(PhysicsToday) John Preskill of Caltech, a leading theorist in the quantum computing field field, says that over the past couple of years he has observed a shift in expectations about commercialization that is “reflected in a ramping up by tech companies and venture capital.” Still, he cautions, “nobody knows when we will have applications running on quantum platforms. I am concerned that the expectations may be inflated as far as time scale.”
Milestones leading to the shift in attitude include the first commercial quantum computers, marketed in 2015 by the Canadian company D-Wave, and the first publicly accessible cloud-based quantum computer, introduced in 2016 by IBM.
In October 2019, to great fanfare, Google demonstrated quantum supremacy by performing a calculation deemed impractical or impossible for a classical computer: With 53 quantum bits, or qubits, it solved a math problem in 200 seconds that would have taken much longer on a high-performance computer.
Still, hurdles remain to achieving useful quantum computers. The number of qubits needs to be scaled up. The qubits are needed not only for computations but also for correcting errors due to decoherence of the fragile quantum state. Engineering infrastructure must be designed and built. Algorithms must be created.
The last few years have seen the debut of quantum computers of increasing size and power. “It’s getting to the stage where quantum computing is not yet useful,” notes Martinis, “but it’s useful for research on quantum computing, and that is in itself really interesting.”
Possible initial applications that many researchers anticipate are in quantum chemistry and materials science. Simulations with quantum computers could lead to more efficient batteries and molecules deployed for cleaning the environment.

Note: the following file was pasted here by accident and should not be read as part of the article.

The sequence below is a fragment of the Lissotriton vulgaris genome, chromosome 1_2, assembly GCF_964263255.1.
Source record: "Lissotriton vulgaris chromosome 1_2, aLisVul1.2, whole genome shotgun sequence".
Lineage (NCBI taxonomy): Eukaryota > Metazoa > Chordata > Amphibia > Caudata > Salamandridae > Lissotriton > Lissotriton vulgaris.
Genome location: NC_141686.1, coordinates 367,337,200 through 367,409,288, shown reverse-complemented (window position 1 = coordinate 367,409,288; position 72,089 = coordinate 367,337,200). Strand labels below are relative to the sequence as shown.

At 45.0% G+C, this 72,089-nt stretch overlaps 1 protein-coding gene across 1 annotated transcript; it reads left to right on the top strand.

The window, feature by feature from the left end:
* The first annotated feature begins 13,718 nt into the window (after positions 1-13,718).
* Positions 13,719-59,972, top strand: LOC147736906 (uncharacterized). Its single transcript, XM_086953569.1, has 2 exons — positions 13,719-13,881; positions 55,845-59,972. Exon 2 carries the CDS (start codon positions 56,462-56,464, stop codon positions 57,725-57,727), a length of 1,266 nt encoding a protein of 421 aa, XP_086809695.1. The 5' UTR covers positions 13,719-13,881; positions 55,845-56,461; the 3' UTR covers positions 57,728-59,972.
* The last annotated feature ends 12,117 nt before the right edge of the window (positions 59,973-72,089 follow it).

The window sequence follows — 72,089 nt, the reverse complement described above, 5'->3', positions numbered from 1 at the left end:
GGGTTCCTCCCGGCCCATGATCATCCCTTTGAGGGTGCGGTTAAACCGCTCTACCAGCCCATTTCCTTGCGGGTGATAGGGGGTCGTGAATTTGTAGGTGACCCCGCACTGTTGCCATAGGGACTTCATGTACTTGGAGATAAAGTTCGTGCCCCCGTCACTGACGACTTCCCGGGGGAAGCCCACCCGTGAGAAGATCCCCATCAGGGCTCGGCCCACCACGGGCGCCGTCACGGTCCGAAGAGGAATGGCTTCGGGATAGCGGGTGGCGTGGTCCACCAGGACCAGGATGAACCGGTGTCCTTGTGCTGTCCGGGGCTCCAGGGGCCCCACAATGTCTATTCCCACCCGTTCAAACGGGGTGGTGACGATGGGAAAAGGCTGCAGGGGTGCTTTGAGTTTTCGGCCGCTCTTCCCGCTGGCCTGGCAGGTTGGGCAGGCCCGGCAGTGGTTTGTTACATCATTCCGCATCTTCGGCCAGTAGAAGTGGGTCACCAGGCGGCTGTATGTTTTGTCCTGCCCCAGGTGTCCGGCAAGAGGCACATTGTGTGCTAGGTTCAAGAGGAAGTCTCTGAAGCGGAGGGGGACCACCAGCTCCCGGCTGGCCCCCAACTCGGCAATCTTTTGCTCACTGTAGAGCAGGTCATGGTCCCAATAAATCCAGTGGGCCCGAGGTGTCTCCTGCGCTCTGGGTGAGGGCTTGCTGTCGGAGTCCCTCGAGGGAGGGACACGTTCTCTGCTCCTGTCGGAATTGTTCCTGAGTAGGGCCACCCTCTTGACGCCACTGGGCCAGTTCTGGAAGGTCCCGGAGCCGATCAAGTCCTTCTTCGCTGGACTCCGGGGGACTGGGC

In the meantime, many researchers are looking for possible applications with current systems. In the noisy intermediate-scale quantum (NISQ) computing regime, the idea is to write algorithms with few gate operations so they can run before the system is overwhelmed by decoherence. “NISQ is what we do before we can do error correction,” says Duke University physicist and IonQ cofounder Jungsang Kim.
A possible dark horse in the race to useful quantum computers is the five-year-old Palo Alto–based PsiQuantum, which takes a photonics approach to qubits. The company is leapfrogging NISQ and aiming directly for error correction.
Companies, university researchers, and governments are entering the quantum computing arena. China, Japan, and other countries are investing in quantum computing. In December 2018 President Trump signed into law the National Quantum Initiative, which, among other things, set a 10-year plan for the field.
A growing number of companies are offering quantum computing via the cloud—so far, in addition to IBM, the list includes Microsoft, Honeywell, Alpine Quantum, D-Wave, Rigetti Computing, QuEra, and Atom Computing.
“The field is making good progress,” says Martinis. “It’s a mixture of well-placed optimism and a bit of hype.”
For now, though, with the range of components available, “It’s like during the Gold Rush: The ones benefiting are the shovel makers.”

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